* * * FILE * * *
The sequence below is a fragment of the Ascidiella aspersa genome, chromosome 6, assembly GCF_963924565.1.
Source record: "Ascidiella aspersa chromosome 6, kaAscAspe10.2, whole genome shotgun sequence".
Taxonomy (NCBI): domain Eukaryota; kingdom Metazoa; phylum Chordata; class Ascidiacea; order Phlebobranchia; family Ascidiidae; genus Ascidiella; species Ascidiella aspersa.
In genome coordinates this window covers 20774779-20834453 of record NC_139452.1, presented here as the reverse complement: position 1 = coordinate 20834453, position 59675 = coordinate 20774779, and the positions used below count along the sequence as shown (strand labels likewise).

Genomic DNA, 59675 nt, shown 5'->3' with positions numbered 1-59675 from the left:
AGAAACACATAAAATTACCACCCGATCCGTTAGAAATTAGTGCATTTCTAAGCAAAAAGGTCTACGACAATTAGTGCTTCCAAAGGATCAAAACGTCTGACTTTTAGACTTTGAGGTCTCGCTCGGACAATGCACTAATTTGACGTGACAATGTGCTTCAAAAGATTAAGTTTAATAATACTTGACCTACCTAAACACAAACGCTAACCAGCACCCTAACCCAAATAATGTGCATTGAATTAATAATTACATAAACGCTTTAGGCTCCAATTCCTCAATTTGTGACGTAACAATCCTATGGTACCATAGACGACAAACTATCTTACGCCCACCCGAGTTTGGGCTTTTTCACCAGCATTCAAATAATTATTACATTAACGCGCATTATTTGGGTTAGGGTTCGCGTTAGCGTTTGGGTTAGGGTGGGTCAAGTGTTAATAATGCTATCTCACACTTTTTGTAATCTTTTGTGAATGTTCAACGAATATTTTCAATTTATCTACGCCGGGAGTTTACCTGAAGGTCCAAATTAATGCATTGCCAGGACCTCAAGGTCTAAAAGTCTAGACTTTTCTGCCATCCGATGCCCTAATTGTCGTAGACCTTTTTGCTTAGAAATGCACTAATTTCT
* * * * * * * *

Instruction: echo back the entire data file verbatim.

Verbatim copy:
The sequence below is a fragment of the Ascidiella aspersa genome, chromosome 6, assembly GCF_963924565.1.
Source record: "Ascidiella aspersa chromosome 6, kaAscAspe10.2, whole genome shotgun sequence".
Taxonomy (NCBI): domain Eukaryota; kingdom Metazoa; phylum Chordata; class Ascidiacea; order Phlebobranchia; family Ascidiidae; genus Ascidiella; species Ascidiella aspersa.
In genome coordinates this window covers 20774779-20834453 of record NC_139452.1, presented here as the reverse complement: position 1 = coordinate 20834453, position 59675 = coordinate 20774779, and the positions used below count along the sequence as shown (strand labels likewise).

Genomic DNA, 59675 nt, shown 5'->3' with positions numbered 1-59675 from the left:
AGAAACACATAAAATTACCACCCGATCCGTTAGAAATTAGTGCATTTCTAAGCAAAAAGGTCTACGACAATTAGTGCTTCCAAAGGATCAAAACGTCTGACTTTTAGACTTTGAGGTCTCGCTCGGACAATGCACTAATTTGACGTGACAATGTGCTTCAAAAGATTAAGTTTAATAATACTTGACCTACCTAAACACAAACGCTAACCAGCACCCTAACCCAAATAATGTGCATTGAATTAATAATTACATAAACGCTTTAGGCTCCAATTCCTCAATTTGTGACGTAACAATCCTATGGTACCATAGACGACAAACTATCTTACGCCCACCCGAGTTTGGGCTTTTTCACCAGCATTCAAATAATTATTACATTAACGCGCATTATTTGGGTTAGGGTTCGCGTTAGCGTTTGGGTTAGGGTGGGTCAAGTGTTAATAATGCTATCTCACACTTTTTGTAATCTTTTGTGAATGTTCAACGAATATTTTCAATTTATCTACGCCGGGAGTTTACCTGAAGGTCCAAATTAATGCATTGCCAGGACCTCAAGGTCTAAAAGTCTAGACTTTTCTGCCATCCGATGCCCTAATTGTCGTAGACCTTTTTGCTTAGAAATGCACTAATTTCT